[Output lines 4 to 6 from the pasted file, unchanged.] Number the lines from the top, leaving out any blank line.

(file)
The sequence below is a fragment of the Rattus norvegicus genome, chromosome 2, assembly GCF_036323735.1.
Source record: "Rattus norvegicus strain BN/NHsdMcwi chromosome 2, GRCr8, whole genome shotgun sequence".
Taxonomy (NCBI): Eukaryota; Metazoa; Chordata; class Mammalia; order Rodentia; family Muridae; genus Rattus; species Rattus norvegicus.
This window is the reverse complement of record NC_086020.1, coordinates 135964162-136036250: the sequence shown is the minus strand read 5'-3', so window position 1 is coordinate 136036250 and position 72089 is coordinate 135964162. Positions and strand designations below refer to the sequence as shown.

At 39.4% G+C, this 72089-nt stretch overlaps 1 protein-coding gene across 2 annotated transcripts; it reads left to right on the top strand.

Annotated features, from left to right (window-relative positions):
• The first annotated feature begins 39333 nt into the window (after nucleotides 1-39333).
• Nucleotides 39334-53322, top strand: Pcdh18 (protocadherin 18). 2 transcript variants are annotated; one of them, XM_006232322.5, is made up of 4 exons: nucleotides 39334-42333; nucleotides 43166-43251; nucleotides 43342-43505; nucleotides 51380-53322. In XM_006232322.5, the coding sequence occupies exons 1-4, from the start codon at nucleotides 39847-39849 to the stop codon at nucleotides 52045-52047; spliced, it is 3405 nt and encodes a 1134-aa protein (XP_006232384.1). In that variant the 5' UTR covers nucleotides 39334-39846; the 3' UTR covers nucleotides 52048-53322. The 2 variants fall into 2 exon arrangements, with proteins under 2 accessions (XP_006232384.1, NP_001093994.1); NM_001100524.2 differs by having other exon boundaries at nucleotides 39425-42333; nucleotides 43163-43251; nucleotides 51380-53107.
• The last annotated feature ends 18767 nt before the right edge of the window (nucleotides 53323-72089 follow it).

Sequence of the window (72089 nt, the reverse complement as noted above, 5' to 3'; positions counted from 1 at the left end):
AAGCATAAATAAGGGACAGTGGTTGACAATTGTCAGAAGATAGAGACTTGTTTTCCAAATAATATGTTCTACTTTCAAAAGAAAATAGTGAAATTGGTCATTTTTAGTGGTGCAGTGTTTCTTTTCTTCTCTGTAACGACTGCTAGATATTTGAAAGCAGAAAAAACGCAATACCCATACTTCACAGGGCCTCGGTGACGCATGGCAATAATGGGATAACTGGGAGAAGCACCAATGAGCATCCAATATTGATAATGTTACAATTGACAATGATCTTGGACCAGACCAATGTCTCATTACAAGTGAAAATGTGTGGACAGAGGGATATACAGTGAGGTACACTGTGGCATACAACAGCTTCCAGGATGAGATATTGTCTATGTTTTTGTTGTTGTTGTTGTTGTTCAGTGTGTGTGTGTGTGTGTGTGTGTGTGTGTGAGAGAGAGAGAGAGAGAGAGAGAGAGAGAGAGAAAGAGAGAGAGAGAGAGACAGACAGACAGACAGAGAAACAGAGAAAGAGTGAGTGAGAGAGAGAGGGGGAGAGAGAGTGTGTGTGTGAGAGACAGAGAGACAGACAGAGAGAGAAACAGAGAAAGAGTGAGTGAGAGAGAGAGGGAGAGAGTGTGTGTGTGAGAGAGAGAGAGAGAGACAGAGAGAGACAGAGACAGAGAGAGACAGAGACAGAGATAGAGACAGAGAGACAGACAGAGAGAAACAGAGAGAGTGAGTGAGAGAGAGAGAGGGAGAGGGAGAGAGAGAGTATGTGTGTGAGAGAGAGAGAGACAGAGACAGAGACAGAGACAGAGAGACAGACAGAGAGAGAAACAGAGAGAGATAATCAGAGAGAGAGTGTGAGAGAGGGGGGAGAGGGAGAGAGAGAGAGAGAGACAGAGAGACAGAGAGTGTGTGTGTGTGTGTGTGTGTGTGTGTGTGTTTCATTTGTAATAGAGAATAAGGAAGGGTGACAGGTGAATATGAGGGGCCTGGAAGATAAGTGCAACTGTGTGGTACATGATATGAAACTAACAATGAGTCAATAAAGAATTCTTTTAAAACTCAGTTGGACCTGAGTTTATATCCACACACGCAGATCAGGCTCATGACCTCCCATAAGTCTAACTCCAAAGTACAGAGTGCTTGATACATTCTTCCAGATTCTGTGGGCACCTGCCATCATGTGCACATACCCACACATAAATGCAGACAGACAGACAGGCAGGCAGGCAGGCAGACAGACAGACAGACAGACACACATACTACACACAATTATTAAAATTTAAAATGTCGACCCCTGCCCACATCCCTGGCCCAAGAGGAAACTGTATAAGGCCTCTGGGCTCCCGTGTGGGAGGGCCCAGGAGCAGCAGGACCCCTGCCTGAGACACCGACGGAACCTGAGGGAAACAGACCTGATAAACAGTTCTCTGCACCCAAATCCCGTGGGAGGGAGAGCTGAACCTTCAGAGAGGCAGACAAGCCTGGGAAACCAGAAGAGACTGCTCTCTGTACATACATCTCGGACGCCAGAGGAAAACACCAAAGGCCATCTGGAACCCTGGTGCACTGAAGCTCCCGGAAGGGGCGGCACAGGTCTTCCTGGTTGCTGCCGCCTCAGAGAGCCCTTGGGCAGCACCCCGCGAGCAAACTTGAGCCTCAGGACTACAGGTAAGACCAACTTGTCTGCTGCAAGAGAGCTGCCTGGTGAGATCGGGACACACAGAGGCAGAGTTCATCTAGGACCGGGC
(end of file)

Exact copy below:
This window is the reverse complement of record NC_086020.1, coordinates 135964162-136036250: the sequence shown is the minus strand read 5'-3', so window position 1 is coordinate 136036250 and position 72089 is coordinate 135964162. Positions and strand designations below refer to the sequence as shown.

At 39.4% G+C, this 72089-nt stretch overlaps 1 protein-coding gene across 2 annotated transcripts; it reads left to right on the top strand.

Annotated features, from left to right (window-relative positions):